Synthetic vs. Natural: Which type of Vitamin E is better for horses?

When choosing between these two forms of vitamin E for your horse, consider the costs, availability and how each is absorbed by the horse’s body.
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Vitamin E can be provided to horses in both natural and synthetic forms.

“Synthetic vitamin E is what we see added to many horse feeds and supplements because it is less expensive,” says Tania Cubitt, PhD, an equine nutritionist with Performance Horse Nutrition, a consulting firm in Middleburg, Virginia. “When you see synthetic vitamin E listed on a label, it will be ‘dl-alpha-tocopherol,’ or some variation starting with a ‘dl.’ Natural vitamin E will be listed as d-alpha-tocopherol or the tocotrienols, without the ‘l.’”

There are differences in how the horse’s body absorbs the two forms. “Specific transport proteins in the liver seem to bind better to the natural form, allowing it to be transported to other tissues,” says Cubitt. “Synthetic forms are excreted faster than the natural form, and they don’t have as much time to get into the tissues where they are needed.” In other words, the horse has to consume more of the synthetic form to achieve the same levels in the bloodstream as the natural form.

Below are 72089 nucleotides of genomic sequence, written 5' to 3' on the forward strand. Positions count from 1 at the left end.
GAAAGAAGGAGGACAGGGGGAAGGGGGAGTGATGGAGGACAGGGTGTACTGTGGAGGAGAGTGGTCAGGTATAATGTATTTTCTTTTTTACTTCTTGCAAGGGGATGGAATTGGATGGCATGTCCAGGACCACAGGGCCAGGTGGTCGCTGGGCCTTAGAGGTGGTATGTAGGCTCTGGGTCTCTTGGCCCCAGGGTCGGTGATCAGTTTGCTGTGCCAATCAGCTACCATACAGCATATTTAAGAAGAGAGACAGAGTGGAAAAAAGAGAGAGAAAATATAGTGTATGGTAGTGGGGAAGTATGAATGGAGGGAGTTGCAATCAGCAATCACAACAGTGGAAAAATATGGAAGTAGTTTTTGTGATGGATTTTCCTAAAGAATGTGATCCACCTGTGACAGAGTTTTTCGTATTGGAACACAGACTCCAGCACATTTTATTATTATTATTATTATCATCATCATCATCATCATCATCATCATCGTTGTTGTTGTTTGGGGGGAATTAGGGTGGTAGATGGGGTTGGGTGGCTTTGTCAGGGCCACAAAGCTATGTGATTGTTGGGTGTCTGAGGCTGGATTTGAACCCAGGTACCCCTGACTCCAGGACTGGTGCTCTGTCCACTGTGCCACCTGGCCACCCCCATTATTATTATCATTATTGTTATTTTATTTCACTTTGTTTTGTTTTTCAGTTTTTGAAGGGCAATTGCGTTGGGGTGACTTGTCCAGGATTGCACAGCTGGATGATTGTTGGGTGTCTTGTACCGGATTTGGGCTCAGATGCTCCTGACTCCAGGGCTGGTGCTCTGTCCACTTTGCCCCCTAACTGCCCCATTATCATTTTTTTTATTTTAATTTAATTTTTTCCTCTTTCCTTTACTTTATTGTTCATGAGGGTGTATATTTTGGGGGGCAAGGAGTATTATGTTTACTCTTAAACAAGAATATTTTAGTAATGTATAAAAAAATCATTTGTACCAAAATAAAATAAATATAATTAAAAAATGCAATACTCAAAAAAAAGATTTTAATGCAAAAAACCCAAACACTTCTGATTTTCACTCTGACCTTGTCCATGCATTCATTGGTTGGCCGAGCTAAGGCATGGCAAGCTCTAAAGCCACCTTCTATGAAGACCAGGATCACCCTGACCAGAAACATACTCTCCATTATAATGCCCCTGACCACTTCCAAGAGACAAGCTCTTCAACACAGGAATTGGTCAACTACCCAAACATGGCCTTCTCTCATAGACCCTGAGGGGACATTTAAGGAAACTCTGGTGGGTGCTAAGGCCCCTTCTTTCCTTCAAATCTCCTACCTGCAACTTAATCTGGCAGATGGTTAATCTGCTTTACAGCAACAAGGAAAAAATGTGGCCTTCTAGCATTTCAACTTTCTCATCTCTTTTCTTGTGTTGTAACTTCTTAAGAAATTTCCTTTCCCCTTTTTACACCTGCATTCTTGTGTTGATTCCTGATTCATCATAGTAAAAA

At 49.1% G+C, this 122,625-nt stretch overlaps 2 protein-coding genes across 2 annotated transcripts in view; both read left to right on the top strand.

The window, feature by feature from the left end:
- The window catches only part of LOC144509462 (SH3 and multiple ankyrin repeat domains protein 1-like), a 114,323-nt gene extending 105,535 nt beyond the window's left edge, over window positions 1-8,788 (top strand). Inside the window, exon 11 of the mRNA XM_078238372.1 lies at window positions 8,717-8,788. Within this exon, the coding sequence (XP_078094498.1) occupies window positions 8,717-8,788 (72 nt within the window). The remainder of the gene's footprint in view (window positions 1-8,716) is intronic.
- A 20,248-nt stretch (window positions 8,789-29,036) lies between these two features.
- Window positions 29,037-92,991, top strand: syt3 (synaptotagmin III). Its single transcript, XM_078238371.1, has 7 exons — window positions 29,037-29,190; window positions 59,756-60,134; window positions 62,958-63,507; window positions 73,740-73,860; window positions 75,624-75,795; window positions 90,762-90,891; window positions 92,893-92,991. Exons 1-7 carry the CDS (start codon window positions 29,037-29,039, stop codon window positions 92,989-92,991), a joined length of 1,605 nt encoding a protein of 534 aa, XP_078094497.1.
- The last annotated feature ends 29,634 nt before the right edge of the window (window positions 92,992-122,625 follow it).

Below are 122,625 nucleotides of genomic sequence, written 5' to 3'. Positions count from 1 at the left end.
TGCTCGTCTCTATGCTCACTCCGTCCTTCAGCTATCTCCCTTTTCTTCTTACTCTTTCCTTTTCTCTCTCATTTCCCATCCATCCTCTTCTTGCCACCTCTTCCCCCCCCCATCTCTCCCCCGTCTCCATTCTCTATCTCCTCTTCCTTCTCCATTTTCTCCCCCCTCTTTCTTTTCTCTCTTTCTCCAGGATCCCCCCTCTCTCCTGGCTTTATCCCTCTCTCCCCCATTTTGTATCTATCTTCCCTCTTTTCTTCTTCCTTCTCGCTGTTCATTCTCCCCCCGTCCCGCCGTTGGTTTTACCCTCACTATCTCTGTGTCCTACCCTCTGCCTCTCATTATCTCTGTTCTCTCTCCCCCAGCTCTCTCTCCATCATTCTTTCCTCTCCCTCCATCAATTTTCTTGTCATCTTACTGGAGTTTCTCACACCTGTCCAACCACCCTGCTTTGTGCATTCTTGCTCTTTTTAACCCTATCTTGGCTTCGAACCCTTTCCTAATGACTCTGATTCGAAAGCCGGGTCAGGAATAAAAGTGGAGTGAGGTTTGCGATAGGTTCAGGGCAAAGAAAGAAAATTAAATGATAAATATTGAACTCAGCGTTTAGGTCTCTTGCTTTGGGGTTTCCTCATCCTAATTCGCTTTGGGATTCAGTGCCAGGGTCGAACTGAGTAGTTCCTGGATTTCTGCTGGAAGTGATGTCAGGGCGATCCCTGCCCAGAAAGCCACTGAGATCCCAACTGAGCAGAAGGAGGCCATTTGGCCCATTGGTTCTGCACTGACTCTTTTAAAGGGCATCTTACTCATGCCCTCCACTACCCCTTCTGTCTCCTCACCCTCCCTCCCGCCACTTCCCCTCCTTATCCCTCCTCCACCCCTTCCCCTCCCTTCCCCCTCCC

However, the natural form costs more. “The natural products are expensive—usually about twice that of a synthetic product, or more,” says Carey Williams, PhD, of Rutgers. “Your choice depends on what you want to do: If you want to feed twice as much of the synthetic product at the cheaper price, you will be getting about the same effect. You can feed less of the natural product or a little more of the synthetic product. In terms of cost, it would end up very similar.”

Other effects are also likely to be about the same, according to Williams. “There’s been a huge debate regarding whether to use the natural or the synthetic products. There are a lot of people who swear by one or the other. I’ve done research with both types, but most of my research has been with the synthetic product, and we got antioxidant benefits.”

With either form, absorption can be improved by adding fat to a horse’s ration. The fats bind with the vitamin E and help to carry it across the intestinal wall and into the bloodstream. Researchers have also explored other methods to improve the absorption. Some products contain “micellized vitamin E,” which means it has been chemically changed to improve absorption. Another approach is called nanodispersion, which separates the vitamin E into tiny droplets that disperse across a wider range of intestinal wall. Both of these methods have been shown to aid absorption.

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